How To Legally Avoid Immunizations

Some people investigate vaccines and decide against them. If you have done your research and decided that vaccines are not appropriate for you or your family, it's a simple matter to legally avoid recommended immunizations.  

Are vaccines mandatory? Manufacturers produce vaccines for the FDA to license and regulate. The CDC establishes a recommended schedule. State legislators then write the laws dictating who must be vaccinated within their state (usually children) and how often. Schools and other institutions enforce the laws. However, vaccines are NOT legally required under several circumstances. 

  1. Young children: In many states, young children are NOT legally required to be vaccinated. Babies born at hospitals may be subjected to a hepatitis B vaccine within hours of birth. However, this is a hospital policy, not a state law. Parents can withhold consent. Children taken to the doctor for well-baby visits are expected to receive several vaccines. However, these are merely recommended by the CDC and enforced by the pediatrician. Unless the state you live in mandates these vaccines for infants, they are NOT legally required. (If parents object to the shots, doctors may challenge their decision or refuse to see them again.) Naturopathic doctors are an option and can be found in the local telephone book. 
  2. Public institution: State vaccine laws are generally written to regulate enrollment in public institutions. Vaccines may be required to enter daycare, public school or college. However, all states provide legal exemptions to "mandatory" vaccines. If you do not wish to vaccinate your child but would still like to enroll your child in a public school, acquire a copy of your state vaccine laws to determine which exemptions are permitted. All states permit medical waivers if a doctor will certify that vaccines might hurt the child. (Doctors rarely provide a medical waiver. When they are willing to write one, it's usually to exempt just one or two vaccines that caused a serious reaction on a previous dose.) Most states also offer a religious exemption, but each state has a different way of defining it. Again, acquire a copy of your state law to determine precise requirements. (Contrary to popular belief, religious exemptions do not have to be written by the head of a church.) Some states also offer a philosophical exemption. For example, Arizona, California, and Colorado allow parents to enroll their children in public school without vaccines provided they sign a letter indicating that they have "beliefs" in opposition to the vaccines. The law does not require parents to elaborate upon their beliefs. Several other states also permit philosophical exemptions. Simply sign the vaccine waiver and submit it. Authorities are legally obligated to honor the exemption.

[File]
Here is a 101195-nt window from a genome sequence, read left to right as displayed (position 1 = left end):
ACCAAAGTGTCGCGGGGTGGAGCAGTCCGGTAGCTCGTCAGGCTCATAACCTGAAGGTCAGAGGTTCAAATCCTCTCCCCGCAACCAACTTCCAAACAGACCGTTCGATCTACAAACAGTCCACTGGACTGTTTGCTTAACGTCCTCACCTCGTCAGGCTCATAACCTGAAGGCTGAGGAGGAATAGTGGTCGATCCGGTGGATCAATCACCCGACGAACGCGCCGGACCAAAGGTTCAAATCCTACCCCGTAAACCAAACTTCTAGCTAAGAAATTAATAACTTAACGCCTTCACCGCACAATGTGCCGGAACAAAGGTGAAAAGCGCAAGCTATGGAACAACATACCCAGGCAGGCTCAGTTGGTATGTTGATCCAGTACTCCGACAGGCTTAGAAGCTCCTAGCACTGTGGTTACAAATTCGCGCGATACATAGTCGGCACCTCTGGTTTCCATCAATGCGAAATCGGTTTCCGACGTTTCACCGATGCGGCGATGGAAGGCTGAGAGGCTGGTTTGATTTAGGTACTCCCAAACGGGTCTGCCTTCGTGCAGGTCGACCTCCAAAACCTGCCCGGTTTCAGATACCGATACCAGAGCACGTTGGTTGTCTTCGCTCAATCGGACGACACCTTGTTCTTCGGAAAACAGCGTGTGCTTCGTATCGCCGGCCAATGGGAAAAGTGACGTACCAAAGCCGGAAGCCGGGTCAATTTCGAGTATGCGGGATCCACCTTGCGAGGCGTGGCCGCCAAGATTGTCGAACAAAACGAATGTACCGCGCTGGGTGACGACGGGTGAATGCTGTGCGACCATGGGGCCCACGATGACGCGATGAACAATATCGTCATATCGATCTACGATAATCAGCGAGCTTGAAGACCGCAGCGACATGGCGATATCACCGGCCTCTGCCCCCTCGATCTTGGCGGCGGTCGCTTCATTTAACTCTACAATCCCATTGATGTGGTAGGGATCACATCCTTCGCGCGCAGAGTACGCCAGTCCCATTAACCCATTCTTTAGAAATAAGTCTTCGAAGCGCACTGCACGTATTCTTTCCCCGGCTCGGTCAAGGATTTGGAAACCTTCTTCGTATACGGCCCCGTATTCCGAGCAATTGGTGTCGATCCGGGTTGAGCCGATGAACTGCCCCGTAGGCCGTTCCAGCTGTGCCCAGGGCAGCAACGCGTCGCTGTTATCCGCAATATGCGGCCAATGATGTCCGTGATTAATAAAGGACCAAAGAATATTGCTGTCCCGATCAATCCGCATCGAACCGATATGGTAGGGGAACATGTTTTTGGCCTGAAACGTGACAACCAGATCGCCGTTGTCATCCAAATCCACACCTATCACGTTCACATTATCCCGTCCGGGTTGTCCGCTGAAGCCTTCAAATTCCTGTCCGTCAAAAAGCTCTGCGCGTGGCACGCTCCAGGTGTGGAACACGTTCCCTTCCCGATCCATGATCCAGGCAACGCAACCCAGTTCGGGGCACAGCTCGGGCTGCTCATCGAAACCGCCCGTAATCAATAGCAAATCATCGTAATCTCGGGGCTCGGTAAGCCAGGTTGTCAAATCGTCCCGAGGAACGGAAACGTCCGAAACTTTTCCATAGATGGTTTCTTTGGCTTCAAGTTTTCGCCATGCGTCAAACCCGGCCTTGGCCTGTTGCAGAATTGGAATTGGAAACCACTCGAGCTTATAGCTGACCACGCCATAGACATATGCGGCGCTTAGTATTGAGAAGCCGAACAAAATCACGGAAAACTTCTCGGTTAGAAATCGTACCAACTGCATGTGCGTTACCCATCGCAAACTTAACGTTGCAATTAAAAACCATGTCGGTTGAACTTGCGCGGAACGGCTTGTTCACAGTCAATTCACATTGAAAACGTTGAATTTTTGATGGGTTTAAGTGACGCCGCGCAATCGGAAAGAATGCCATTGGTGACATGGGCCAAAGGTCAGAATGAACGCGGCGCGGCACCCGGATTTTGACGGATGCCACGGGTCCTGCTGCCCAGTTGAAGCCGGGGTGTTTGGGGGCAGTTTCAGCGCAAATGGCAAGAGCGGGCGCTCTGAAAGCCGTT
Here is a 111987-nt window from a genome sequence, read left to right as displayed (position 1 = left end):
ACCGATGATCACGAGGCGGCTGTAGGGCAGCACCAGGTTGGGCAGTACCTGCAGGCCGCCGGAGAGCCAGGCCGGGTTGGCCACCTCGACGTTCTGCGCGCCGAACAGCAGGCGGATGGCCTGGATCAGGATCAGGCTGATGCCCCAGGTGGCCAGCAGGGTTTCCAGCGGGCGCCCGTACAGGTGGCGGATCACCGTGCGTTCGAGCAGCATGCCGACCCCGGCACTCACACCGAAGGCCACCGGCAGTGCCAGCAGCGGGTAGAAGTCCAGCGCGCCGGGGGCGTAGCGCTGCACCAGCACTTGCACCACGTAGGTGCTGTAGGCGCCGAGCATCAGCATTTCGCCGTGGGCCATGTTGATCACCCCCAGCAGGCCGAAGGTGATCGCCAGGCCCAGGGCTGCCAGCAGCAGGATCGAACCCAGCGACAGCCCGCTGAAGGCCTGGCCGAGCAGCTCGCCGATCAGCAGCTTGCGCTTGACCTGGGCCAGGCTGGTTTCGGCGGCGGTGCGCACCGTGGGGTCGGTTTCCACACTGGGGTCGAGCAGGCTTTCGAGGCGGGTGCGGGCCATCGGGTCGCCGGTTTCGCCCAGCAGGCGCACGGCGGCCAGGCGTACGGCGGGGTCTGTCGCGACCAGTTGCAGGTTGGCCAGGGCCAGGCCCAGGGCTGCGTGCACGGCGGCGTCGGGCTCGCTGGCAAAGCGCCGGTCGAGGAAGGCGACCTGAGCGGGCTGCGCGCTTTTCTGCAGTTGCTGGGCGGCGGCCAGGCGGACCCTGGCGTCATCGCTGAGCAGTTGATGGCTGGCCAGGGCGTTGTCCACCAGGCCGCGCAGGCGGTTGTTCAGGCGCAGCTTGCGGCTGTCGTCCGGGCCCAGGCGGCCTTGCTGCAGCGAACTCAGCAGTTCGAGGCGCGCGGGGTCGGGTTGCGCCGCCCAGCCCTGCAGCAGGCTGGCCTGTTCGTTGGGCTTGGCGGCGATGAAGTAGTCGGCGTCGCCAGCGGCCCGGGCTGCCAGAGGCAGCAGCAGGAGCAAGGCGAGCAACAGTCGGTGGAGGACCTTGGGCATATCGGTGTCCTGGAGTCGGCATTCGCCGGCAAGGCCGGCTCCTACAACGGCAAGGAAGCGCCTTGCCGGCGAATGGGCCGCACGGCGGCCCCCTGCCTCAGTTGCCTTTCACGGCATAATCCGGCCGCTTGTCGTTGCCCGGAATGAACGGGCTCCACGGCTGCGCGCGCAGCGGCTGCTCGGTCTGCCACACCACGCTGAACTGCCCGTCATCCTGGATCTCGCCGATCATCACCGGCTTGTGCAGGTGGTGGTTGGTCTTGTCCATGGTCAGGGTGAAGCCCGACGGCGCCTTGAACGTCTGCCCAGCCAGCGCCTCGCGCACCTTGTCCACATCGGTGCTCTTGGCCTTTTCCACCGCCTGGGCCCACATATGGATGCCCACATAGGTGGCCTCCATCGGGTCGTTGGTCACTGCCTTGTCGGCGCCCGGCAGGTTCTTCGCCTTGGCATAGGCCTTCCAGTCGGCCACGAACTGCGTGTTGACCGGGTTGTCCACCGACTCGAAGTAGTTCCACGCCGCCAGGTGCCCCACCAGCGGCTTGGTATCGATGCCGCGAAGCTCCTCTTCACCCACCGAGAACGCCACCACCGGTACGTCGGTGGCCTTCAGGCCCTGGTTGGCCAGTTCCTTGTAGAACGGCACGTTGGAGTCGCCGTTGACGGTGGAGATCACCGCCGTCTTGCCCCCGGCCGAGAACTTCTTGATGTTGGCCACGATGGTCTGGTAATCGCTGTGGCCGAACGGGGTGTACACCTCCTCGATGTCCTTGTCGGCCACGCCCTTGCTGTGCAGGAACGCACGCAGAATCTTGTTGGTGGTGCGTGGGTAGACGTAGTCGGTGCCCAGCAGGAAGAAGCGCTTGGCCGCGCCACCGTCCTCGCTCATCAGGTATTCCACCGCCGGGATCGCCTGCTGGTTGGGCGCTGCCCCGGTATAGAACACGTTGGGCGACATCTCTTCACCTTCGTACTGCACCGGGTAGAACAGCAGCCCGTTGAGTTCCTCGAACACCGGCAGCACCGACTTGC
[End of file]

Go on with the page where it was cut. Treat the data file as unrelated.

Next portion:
3. Private institution: Private schools, daycares and colleges are not obligated to honor religious or philosophical exemptions, although many choose to accept non-vaccinated children. Be sure to call the private school, daycare or college prior to beginning the application process to ascertain their vaccine policy. Otherwise, your child may be removed from the institution after he or she has been enrolled. 
  4. Employer: Owners of private businesses may institute policies requiring vaccines. For example, hospital workers may be expected to receive an annual flu shot, plus rubella and hepatitis B vaccines. Some employers may accept an exemption. Others will issue an ultimatum: get the shots or find another job.
  5. Foreign travel: Vaccines are often recommended but rarely required for travel from the United States to foreign countries. For more information, contact the embassies of the countries that you plan to visit. Vaccines are rarely required to enter the United States from another country. The U.S. State Department provides a waiver for applicants who object to the shots on religious or moral grounds.

Neil Z. Miller is a medical research journalist and natural health advocate. He is the author of several books and articles on vaccines, including VACCINE SAFETY MANUAL for Concerned Families and Health Practitioners. In addition, Mr. Miller is the director of the Thinktwice Global Vaccine Institute (www.thinktwice.com), where you can find more immunization advice. He lives in Northern New Mexico with his family. 

 

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